KIWI WINGS THROUGH SOME GROWING PAINS NEW MANAGERS TAKE CHARGE AFTER INVESTOR ROW

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Kiwi International Air Lines, reeling from a bloody coup that ousted co-founder Bob Iverson as chairman, CEO and president, is fighting to stay aloft.

The airline has prided itself on employee ownership since its September 1992 start-up by a group of former pilots. But most observers now agree Kiwi needs a cash infusion to survive.

A Kiwi board member said a deal with private investors could happen "any day."

Earlier this month, Kiwi dismissed Mr. Iverson and named a new chairman and president (AA, Feb. 13). Byron Hogue, 58, who retired from Federal Express Corp. as senior VP in 1992 and was one of that company's founders, was named chairman.

Danny Wright, 44, was named president. He remains president-CEO of Aviation Compliance Services, Atlanta, an aviation management company, and brings along specialists who will advise Kiwi.

Kiwi got off to a fast start because of its low fares and high service. Service from the Newark, N.J., base initially included Chicago's Midway Airport, Atlanta and Orlando, and expanded to include Tampa and West Palm Beach, Fla. The airline's cost per available seat mile is 7.5 (cents), on the low end of the industry range of 6.5 (cents) to 12 (cents) to 13 (cents).

In November, Kiwi also was honored as best domestic airline by readers of Conde Nast Traveler, and current ads, themed "America's best airline," tie into the award. Newspaper, spot and cable TV, radio, outdoor and travel trade publication ads from Gianettino & Meredith, Short Hills, N.J., tout Kiwi as "America's low cost, high service airline."

Kiwi plans to launch a new campaign within a month, but expects to stick with its agency, said Beth Mack, VP-sales and marketing.

While Kiwi has won plaudits, its growth was accompanied by problems.

"The original founders were all experienced pilots but their business experience was nil," said Russell Thayer, an independent aviation consultant who's a Kiwi board member. "They were trying to raise their own money and have no debt, but the company was getting too sophisticated ... The new management recognizes you can't keep 100% control and grow the company on its own."

Kiwi also ran into a public relations problem in December when its fleet of 13 leased 727-200s was grounded. The airline took the action on its own, but at the urging of the Federal Aviation Administration over claims of inadequate pilot training records.

The grounding cost $2 million, and speculation persists the situation contributed to Mr. Iverson's departure.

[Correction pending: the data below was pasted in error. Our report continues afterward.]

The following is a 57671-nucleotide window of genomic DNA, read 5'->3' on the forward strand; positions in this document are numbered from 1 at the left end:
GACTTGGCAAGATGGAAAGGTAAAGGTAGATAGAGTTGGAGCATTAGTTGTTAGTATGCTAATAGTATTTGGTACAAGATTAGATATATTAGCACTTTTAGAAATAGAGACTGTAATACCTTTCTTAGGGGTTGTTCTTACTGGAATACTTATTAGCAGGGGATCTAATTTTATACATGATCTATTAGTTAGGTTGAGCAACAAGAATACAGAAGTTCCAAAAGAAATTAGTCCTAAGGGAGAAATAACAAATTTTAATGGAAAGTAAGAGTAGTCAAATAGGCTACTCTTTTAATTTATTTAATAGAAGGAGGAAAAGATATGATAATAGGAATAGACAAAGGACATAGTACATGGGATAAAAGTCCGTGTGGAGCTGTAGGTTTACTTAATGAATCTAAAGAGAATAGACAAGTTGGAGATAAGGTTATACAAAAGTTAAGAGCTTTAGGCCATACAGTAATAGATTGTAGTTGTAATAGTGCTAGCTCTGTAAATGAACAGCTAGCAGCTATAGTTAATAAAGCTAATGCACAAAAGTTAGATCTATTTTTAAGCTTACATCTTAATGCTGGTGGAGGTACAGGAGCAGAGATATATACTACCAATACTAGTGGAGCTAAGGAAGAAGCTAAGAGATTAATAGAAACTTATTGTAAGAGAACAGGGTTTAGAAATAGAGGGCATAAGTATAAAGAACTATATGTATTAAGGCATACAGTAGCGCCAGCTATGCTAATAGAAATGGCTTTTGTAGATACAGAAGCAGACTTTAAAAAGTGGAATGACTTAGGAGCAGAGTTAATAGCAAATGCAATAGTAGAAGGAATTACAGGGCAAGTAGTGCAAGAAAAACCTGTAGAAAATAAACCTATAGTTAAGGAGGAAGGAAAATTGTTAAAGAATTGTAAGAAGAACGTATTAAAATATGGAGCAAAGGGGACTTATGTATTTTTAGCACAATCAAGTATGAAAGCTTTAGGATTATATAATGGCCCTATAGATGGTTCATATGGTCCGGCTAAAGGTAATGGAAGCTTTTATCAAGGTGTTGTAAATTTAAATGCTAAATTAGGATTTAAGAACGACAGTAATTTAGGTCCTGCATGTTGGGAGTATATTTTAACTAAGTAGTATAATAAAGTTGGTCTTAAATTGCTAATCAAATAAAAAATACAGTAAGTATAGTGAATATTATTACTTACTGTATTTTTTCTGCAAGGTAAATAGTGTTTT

"It was a contributing factor. But not directly" the reason for Mr. Iverson's ouster, Ms. Beth Mack said. "When something like that occurs people must be held accountable. The president of the company in the end must be responsible."

She also said: "Our primary concern right now is to bring Kiwi back to profitability. All our routes and all our operations will be analyzed... We thought it was controlled growth. But it was too fast. Growth is painful, especially when you have to make money to finance that growth."

Mr. Iverson, 51, said he was dismissed because he attempted to bring in $7.5 million from an outside investor who would then control 51% of Kiwi. He described the potential investor as someone well known in the New York business community. The employee-owned company opposed giving up control, Mr. Iverson said.

Mr. Iverson said the company lost $16 million last year on revenues of $116 million, but Kiwi declined to comment.

Mr. Thayer said the board reacted negatively to Mr. Iverson's investor because "they were taking over too much of the company for too little money. Now the new management is making sure there are adjustments to the product, and they are talking to investors to get a cash infusion, but they are negotiating-obviously they want the most money they can get while giving up the least amount of control."

Ms. Mack said "Kiwi has sources of outside investment available to us now, but we need to fix the basic problems at Kiwi first and return to profitability and then bring in outside investment." She said Kiwi would get outside dollars "in a couple of months."

"Kiwi has renegotiated some contracts with vendors but, other than the renegotiations, no payments have been deferred or not been paid," Ms. Mack said.

Mr. Thayer said Mr. Wright, who has a management contract with Kiwi, may be president only temporarily. "He is a good president at the moment, I don't know if he will stay," he said.

There are reports by ex-employees that Mr. Wright and his consulting firm are being paid $125,000 a month by Kiwi. Kiwi's Ms. Mack wouldn't confirm the figure but said there are 17 individuals included in that management contract. By comparison, Mr. Iverson was paid $60,000 annually.

PaineWebber Partner-Transportation Group John Pincavage would only comment on Kiwi generally since he had no data on the privately held company. "What I think happened is that [employee] investors lost some confidence ... [In terms of Kiwi's survival] the question is how much cash do they have left and how fast is it going out the door."

"As a low-price, high-service airline, [Kiwi] seemed to be doing OK. The only argument is, did they have adequate capitalization to get through tough periods ... Everyone who starts an airline is trying to start one on a shoestring, but you can't do it," Mr. Pincavage said.

As to speculation that another airline could acquire Kiwi, it is unlikely, Mr. Pincavage said. Kiwi has no hard assets; it leases everything. "If I were an airline and an acquirer, it would make more sense to not deal with [Kiwi's] problems. I'd let them come to whatever end they come to and then I'd come in at the end and get the landing gates or whatever," he said.

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